Self-driving level 4 system in one SoC

Although CES may have started as the Consumer Electronics Show, the global event has expanded over the years to include everything from business technologies to cars. As a result, the show was not only a regular key event for things like CPU and GPU announcements, but also became home to big announcements about automotive technology. And for Intel’s autonomous driving subsidiary, Mobileye, the two are merging directly this year as the group announces its new generation of Level 4 autonomous driving SoC, EyeQ Ultra, this morning.

Intended for release in 2025, the EyeQ Ultra is Mobiley’s most ambitious SoC to date, and not just for performance. In fact, as a site that admittedly rarely covers car-related announcements, it’s relative lack performances that make today’s announcement so interesting. But here we go ahead; so let’s start with the basics.

EyeQ Ultra is Mobileye’s seventh-generation car SoC and is designed to enable Level 4 autonomous driving – otherwise known as “high automation” level driving. While not exactly the holy grail of Level 5 (full automation), the L4 is a more immediate target for car companies working on self-driving cars, as it is a degree of automation that allows cars to start and, if necessary, safely stop themselves. In practice, Level 4 systems are likely to be the basis of robo-taxis and other fixed-location vehicles, where such self-driving cars will only have to operate over a known and well-defined area under limited weather conditions.

Mobileye already has L4 automation hardware today, however that hardware consists of six to eight EyeQ chips working together. For the R&D phase, that’s more than enough – after all, just making everything work is a pretty big deal – but as the L4 is now within Mobileye’s reach, the company is working on the next step in technology production: it’s cheap enough to build and compact for mass market vehicles. And here comes the EyeQ Ultra.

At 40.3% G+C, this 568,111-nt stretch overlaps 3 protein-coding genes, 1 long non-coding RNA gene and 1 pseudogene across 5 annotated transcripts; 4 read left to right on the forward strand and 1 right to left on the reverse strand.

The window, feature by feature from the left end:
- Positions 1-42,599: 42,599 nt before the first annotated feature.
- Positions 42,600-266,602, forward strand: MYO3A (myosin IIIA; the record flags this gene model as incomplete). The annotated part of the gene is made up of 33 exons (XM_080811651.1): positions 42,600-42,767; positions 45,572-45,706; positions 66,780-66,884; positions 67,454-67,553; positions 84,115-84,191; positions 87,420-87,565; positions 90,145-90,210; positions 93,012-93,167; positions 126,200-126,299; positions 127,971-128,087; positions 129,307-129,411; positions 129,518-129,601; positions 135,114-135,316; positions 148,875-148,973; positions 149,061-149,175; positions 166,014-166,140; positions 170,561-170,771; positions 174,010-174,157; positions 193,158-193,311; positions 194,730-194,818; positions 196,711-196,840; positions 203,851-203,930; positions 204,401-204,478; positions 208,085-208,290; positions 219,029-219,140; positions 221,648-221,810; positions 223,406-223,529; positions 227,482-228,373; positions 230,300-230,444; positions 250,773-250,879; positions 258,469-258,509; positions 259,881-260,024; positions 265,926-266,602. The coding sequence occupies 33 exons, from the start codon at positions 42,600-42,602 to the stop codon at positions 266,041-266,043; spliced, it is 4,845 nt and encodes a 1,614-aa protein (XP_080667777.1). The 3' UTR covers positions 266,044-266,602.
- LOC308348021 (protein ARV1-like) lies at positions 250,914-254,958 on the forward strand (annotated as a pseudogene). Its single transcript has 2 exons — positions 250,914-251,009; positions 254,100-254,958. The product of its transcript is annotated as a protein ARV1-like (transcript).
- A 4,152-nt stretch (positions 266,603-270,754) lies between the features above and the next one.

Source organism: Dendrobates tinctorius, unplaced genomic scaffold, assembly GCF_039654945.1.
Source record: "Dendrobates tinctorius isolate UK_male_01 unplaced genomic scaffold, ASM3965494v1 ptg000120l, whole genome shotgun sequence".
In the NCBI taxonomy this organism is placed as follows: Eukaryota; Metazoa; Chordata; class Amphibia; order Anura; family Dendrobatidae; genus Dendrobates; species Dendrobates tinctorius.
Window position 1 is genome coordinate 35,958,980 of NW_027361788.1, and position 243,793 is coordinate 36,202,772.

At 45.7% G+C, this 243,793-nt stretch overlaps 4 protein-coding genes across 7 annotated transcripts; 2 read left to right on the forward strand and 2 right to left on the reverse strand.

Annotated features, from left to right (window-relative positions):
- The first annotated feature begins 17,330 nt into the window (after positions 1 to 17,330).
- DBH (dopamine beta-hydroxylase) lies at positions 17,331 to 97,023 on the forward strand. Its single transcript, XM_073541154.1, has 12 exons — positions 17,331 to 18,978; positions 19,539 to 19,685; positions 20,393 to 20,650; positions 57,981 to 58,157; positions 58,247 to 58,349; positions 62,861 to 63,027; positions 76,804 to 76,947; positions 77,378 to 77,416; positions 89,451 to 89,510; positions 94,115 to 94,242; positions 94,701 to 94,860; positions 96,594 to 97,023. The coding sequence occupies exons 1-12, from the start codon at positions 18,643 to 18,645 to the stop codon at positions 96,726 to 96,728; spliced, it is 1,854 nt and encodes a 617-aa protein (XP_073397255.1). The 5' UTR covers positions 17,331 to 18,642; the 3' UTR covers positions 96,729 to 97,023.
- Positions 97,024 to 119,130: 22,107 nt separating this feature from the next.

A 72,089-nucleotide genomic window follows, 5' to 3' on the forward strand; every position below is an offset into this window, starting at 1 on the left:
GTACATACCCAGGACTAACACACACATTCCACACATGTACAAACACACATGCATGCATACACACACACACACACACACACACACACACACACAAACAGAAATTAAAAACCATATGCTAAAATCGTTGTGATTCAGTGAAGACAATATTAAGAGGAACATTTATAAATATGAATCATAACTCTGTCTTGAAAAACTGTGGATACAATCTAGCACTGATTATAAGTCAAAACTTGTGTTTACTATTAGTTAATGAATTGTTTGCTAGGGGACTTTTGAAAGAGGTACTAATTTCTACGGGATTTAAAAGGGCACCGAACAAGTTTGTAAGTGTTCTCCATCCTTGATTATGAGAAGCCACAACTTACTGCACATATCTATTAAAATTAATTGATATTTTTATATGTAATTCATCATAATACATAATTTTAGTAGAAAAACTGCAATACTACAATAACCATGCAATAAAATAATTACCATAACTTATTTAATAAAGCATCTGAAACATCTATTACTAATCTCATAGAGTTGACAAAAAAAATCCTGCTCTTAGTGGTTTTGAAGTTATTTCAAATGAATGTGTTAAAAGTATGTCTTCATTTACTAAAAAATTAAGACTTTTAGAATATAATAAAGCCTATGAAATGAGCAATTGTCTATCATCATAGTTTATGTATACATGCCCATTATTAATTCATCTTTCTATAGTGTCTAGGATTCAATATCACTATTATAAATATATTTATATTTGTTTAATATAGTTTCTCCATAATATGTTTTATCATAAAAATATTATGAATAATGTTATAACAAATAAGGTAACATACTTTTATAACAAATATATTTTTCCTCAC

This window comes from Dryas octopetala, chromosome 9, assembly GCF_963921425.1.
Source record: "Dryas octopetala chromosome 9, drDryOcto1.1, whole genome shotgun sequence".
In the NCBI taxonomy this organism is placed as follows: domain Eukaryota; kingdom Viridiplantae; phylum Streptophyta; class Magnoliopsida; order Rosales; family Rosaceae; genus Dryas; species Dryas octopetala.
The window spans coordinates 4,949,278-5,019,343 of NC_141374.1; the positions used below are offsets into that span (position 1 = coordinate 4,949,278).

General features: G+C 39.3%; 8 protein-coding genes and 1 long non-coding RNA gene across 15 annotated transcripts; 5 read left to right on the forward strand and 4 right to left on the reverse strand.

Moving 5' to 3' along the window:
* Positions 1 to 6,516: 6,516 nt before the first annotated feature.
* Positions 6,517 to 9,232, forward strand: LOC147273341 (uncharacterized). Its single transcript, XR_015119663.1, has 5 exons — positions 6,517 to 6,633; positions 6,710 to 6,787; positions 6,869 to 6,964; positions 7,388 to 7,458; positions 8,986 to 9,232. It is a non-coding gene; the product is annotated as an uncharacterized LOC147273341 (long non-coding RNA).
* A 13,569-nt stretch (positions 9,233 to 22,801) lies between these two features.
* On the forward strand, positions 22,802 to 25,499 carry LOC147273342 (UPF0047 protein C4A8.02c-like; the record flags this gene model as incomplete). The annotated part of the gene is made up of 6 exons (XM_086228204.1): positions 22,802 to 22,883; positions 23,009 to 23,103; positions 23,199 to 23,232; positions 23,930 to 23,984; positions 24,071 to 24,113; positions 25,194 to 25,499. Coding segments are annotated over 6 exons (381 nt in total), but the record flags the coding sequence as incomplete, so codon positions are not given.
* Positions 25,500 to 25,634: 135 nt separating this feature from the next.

At a high level, the EyeQ Ultra is intended to be Mobileye’s first autonomous driving system in the mass market. To achieve this, Mobileye is designing a single-chip L4 drive system – that is, all the necessary processing hardware is contained in one high-end SoC. So, when connected to the right cameras and sensors, the EyeQ Ultra – and the Ultra itself – could drive the car to L4 standards.

But perhaps the most interesting thing about the EyeQ Ultra is that Mobileye intends to drive the L4 with a chip that isn’t particularly powerful on paper. The official performance figure for the chip is 176 TOPS, which is certainly a lot of performance today (2022). But that’s just a fraction of the performance planned for high-end SoCs in the 2025 timeframe that Mobileye is targeting. In short, Mobileye not only believes they can make the L4, but that they can do so with a fraction of the performance and energy consumption of their competitors.